South Africa is a captivating country that offers a multitude of experiences from wildlife spotting and whale watching to spectacular scenery.
Travelers can trace the history of humans with a visit to the caves at the Cradle of Mankind. They can ride a cable car to the top of Table Mountain in Cape Town or take a hot air balloon ride. Visitors can also stand on a cliff at the Cape of Good Hope, the most southwestern point of the continent, and watch dozens of species of birds in flight or visit Boulders Beach and watch a colony of African penguins.
It is also a country where more than 60,000 Jews reside. On a recent visit to South Africa, this reporter met with Rabbi Ari Kievman, 31, spiritual leader of Chabad’s Goodness and Kindness Centre (CGKC), a shul and tourist center in Johannesburg. The rabbi said that the Jewish community has many opportunities to celebrate its Yiddishkeit in South Africa.
“There are about 50,000 Jews living in Johannesburg and about 11,000 in Cape Town,” Rabbi Kievman said. “Most Jews belong to Orthodox synagogues, and 90 percent of Jews send their children to Jewish day schools.”
The CGKC is located in the Sandton area of greater Johannesburg, near the City Center. It opened a year ago, and an expansion is already being planned by the enthusiastic young rabbi.
“Our future plan is to build a children’s museum that teaches tolerance and acts of goodness,” Rabbi Kievman said. “The building, a former church, is a heritage site so we can’t change the structure, but we are planning to build around it.”
The rabbi and his wife host dinners once a month for about 150 people, and the rabbi and members of his congregation open their homes for visitors on the Sabbath.
“We have a unique, cosmopolitan Jewish community,” Rabbi Kievman said. “There are 10 synagogues in Johannesburg, 25 kosher eateries, kosher butcher shops and plenty of kosher bakeries. We also have many Jewish concerts in addition to our Friday evening and Saturday morning services.
The Chabad Centre also reaches out to seniors in the community, providing respite and social interaction.
“We have a mitzvah bus that picks up about 150 seniors every day. We serve them lunch and teach them technology skills, such as how to use an iPad so they can keep in touch with their families abroad,” Rabbi Kievman said.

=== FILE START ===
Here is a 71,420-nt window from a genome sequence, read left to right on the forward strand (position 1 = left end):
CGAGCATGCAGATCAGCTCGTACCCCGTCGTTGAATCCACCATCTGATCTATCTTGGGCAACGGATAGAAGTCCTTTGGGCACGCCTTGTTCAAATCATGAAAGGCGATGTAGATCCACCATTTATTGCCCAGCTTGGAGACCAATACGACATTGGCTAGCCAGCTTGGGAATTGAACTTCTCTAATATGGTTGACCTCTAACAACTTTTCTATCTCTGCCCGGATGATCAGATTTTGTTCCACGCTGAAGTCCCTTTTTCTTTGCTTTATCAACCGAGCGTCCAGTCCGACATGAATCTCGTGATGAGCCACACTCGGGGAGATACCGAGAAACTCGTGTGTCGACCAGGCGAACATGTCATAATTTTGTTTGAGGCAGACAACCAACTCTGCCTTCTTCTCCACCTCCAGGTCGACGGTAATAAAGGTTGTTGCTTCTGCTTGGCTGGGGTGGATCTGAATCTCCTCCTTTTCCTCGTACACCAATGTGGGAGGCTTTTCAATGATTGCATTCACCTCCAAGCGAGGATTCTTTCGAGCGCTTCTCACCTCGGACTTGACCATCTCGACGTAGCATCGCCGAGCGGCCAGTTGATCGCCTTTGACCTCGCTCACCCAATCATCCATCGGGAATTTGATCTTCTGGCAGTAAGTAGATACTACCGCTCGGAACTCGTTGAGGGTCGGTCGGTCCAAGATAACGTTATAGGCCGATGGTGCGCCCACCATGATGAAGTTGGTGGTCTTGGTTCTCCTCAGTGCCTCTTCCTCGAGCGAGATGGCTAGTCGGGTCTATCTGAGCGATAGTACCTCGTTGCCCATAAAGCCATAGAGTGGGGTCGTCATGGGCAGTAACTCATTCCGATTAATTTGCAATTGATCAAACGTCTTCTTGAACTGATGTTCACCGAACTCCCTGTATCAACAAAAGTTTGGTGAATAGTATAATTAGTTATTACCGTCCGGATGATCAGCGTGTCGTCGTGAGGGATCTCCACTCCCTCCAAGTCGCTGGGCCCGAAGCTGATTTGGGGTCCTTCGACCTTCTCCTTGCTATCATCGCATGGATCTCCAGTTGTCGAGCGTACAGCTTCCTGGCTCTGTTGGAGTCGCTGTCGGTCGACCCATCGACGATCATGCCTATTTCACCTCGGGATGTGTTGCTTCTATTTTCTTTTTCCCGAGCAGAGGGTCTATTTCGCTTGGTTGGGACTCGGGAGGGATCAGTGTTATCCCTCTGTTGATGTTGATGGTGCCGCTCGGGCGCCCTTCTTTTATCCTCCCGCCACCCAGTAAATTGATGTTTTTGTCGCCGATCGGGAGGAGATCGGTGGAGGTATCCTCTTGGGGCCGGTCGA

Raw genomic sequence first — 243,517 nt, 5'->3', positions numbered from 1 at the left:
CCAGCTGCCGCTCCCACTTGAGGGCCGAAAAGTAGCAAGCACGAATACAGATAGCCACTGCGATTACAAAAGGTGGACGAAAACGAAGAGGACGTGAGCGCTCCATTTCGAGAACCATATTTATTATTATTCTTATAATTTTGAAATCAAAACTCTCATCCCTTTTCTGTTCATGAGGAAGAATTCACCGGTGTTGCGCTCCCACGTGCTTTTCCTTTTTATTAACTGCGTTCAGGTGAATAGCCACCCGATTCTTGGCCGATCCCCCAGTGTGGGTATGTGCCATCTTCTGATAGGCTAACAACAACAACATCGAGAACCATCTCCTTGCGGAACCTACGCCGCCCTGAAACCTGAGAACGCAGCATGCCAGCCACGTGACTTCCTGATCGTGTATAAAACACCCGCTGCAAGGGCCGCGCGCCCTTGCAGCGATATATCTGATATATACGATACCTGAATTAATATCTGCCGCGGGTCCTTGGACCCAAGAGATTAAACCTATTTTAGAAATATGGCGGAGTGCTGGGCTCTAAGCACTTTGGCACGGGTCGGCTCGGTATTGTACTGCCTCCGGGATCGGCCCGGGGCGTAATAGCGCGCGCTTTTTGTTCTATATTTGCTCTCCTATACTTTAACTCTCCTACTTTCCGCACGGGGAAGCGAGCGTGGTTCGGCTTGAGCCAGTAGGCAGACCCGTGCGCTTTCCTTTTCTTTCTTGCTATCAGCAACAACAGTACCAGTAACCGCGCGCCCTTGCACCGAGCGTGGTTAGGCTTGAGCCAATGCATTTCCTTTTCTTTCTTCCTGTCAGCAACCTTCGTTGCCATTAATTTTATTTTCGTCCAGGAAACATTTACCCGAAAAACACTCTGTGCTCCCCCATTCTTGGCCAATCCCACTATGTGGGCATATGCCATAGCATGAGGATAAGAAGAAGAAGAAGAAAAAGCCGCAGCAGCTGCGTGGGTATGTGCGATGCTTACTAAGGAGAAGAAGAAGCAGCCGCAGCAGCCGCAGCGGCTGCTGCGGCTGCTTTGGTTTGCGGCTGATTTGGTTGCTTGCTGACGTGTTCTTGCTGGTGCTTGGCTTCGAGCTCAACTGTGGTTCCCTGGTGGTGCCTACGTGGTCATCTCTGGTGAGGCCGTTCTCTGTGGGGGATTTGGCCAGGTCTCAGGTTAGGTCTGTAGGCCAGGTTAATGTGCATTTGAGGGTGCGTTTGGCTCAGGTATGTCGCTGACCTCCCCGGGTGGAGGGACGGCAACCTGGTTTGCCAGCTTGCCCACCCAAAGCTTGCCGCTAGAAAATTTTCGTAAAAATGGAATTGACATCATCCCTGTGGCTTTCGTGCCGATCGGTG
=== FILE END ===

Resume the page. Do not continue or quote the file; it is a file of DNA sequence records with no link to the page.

A must-see museum for first-time visitors to Johannesburg is the Apartheid Museum. The museum describes the political turmoil beginning in the last century and the country’s segregation and oppression through film, photos, text and live accounts. The museum also documents the country’s struggle toward freedom and democracy. Jewish participants who opposed the apartheid government are recognized in the museum.
A week before the death of Nelson Mandela, the first president of a democratic South Africa, his presence was still felt throughout the nation.
A larger-than-life bronze statue of Mandela stands in the center of the Nelson Mandela Shopping Mall in Johannesburg. People stand in long lines to visit one of his former homes in Soweto, now a museum, in a suburb of Johannesburg. Hundreds more visit Robben Island, where he was imprisoned for 27 years for opposing the policies of the apartheid government. The prison, now a tourist attraction, is accessible by a 30-minute boat ride from Cape Town.
Cape Town is one of Africa’s most picturesque cities. A revolving cable car takes visitors to the top of Table Mountain for a magnificent view of the city and the unusual experience of walking among the cloud formations at its summit.
Located not far from the parliament buildings in Cape Town is the Jewish campus that contains the South African Jewish Museum, the Holocaust Centre and the Gardens Shul, formerly the Cape Town Hebrew Congregation’s Great Synagogue. The campus also has a Jewish library and a well-stocked gift shop with many handmade Judaica items.
The Gardens Shul is the oldest congregation in South Africa. It was founded in 1841, and the current synagogue building was dedicated in 1905. Seating 1,400 worshippers, with a second-story gallery, the magnificent, ornately decorated synagogue is a hub of daily activities. This reporter witnessed the recent pre-school graduation ceremony with dozens of children, their teachers and parents assembled in the synagogue.
The multilevel South African Jewish Museum traces the history of South African Jews and has a replica of a typical village in Lithuania, the country of origin of most of the forefathers of contemporary South Africa Jewry. An audio visual display on Nelson Mandela is also featured.
To learn more, visit southafrica.net.
Phyllis Steinberg is a freelance writer.